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79872 bytes (packed EXE), ~192 KB (unpacked), 77824 bytes (Brows


The file names and registry entries used by this worm are different on every infected machine. You can open the Registry Editor (Start -> Run -> "regedit") and search (CTRL+F) for the following text: "IESpy 1.0 Type Library" (no quotes); if it is found, the ActiveX component of the worm has probably infected your machine.

Removal instructions:

Manual Removal:

... is not recommended

Automatic Removal:

BitDefender will automatically clean this worm.

Analyzed By

Bogdan Dragu

Technical Description:

This worm spreads by sending email messages inviting the unsuspicious users to download it from a website; it contains a keylogger, a backdoor and a separate ActiveX component detected as Trojan.Spy.Iespy.G.

The virus has a modular structure which is clearly the result of linking components written by different programmers; for example, some parts of the virus use Win32 API for file access while others use <cstdio> functions; one of the programmers is actually a noob - we can see a function returning a pointer to a local string. The code was compiled with Visual C++ and packed with a modified version of UPX.

The user gets an email in the following format:

From: real address of infected user sending the email or some forged address;

Subject: one of the following: "readme", "love", "resume", "details", "news", "image", "message", "pic", "girls", "photo", "video", "music", "song", "screensaver";

Body: http://{|||} /{readme|love|resume|details|news|image|message|pic|girls|photo|video|music|song|screensaver}.zip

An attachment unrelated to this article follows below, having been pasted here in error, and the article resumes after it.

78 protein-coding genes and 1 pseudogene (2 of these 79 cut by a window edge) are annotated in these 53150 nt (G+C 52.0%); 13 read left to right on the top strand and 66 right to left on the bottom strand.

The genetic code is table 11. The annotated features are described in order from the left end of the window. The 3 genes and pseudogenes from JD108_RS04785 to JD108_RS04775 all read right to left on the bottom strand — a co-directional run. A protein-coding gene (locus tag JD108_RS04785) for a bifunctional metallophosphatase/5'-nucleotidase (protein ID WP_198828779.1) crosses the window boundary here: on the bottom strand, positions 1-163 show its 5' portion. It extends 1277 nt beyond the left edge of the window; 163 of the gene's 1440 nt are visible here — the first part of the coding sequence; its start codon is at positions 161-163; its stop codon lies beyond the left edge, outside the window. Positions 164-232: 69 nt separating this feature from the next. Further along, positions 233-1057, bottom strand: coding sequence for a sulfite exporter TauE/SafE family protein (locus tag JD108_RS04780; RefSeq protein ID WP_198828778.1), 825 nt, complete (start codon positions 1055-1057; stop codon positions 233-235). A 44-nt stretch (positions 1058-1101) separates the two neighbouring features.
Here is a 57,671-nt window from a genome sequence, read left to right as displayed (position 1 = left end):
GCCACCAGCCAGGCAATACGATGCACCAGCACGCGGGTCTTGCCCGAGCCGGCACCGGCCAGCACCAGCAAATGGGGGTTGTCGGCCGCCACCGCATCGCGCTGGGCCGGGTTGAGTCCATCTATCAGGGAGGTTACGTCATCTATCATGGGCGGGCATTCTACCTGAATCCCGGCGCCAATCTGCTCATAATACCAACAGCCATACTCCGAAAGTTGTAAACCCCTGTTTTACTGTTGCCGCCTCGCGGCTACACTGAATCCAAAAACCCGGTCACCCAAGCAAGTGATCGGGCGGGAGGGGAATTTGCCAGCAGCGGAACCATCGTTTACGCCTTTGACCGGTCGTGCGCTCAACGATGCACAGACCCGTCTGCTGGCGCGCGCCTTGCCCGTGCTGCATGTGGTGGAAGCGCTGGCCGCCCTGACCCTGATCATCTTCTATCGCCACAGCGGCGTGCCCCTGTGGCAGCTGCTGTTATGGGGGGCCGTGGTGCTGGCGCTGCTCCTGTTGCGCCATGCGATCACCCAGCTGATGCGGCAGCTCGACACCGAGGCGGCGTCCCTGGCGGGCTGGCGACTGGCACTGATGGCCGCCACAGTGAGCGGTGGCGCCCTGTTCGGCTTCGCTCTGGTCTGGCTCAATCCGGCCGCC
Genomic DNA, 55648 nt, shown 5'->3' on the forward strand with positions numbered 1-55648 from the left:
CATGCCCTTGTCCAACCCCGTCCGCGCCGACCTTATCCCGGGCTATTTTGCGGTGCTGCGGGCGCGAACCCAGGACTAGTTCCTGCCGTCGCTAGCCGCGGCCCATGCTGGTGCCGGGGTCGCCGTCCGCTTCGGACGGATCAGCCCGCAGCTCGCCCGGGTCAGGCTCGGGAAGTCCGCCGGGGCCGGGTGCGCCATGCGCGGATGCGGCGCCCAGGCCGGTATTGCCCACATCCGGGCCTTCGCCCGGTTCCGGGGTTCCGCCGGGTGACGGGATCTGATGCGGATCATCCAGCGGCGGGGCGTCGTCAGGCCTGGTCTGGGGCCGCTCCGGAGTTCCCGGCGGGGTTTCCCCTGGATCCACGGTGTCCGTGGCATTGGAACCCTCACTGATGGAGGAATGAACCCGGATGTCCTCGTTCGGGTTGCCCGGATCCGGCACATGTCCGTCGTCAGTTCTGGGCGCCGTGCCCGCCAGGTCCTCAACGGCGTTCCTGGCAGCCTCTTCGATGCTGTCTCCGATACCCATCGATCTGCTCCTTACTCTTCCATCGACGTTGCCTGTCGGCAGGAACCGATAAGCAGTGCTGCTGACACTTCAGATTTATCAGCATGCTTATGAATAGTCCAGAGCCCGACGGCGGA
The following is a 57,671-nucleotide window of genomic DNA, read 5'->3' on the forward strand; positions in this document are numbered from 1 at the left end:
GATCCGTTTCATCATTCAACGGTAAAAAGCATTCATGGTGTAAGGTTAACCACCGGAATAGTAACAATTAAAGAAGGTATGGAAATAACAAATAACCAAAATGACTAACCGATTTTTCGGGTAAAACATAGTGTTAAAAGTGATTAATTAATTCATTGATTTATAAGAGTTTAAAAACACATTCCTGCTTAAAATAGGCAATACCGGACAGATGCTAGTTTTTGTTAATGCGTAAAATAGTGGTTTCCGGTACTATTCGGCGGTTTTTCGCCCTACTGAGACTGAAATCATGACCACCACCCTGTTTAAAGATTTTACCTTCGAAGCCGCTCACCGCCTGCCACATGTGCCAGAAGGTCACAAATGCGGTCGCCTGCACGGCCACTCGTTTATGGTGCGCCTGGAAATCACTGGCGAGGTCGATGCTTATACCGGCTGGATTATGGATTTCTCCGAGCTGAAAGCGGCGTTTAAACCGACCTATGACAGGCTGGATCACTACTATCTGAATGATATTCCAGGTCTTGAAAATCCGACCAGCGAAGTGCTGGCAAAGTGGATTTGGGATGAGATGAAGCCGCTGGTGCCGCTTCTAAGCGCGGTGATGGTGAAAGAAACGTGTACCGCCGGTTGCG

(the file name in the link is matched to the subject line).

The purpose of this email is the user clicking on the link and downloading a file containing the virus (or an updated version). At the time of this writing, an updated version of the virus can be downloaded from one of these locations (the file "" contains a file called "readme.txt<many whitespaces>.scr"); this version is detected as Win32.Worm.Eyeveg.N; until the release today of a signature, it has been detected as Dropped:Trojan.Spy.Iespy.G using emulation (since 19 September).

When run, the virus uses a mutex called "_sjdfzxcrwbhsvb" to prevent multiple of itself from running. It calls RegisterServiceProcess in order to hide itself from the Task Manager on Win9x. It drops itself in the Windows system folder and creates an entry in the HKLM\Software\Microsoft\Windows\CurrentVersion\Run registry key to run that copy at every start-up; it drops the embedded ActiveX component (Trojan.Spy.Iespy.G) and registers it as a Browser Helper Object (an extension of Internet Explorer); among other obscure actions, this component will record data entered by the user in forms in webpages.

The names of the files used by the virus (for example, the .exe dropped copy and the .dll Browser Helper Object) contain a few lower-case letters (different on every machine, depending on the hard disk drive serial number).

The virus creates a keylogger thread that records keystrokes and related window names in a text file with the ".dll" extension in the Windows system folder.

The main thread resumes execution with lowered priority; it creates a mass-mailing thread; this thread looks for files with the following substring in their names (in the current user's profile folder): ".dbx", ".tbb", ".eml", ".mbx", ".htm", ".asp", ".sht"; it gathers email addresses from those files and sends messages in the format described above; the "From" field is almost always forged with another harvested address.

The backdoor component of the virus includes the following functions (available to the owner of a website which it attempts to connect to):

- download files (to the system folder or another folder);
- run downloaded files or specified processes;
- delete files;
- report mass-mailing progress;
- list the contents of folders;
- collect information from the files within a specified folder and its subfolders (the first 1 KB of each file is appended to a temporary file which is POST-ed to a website);
- search for specified information within files;
- list processes and terminate specified processes;
- create and remove folders;
- disable firewall;
- report computer name, user name, Hotmail account information, data in Protected Storage (such as Internet Explorer remembered forms and passwords, Outlook Express account informations, MSN Explorer passwords), logged keystrokes, form information collected by the Browser Helper Object;
- copy a specified file to the Startup folder.

The website is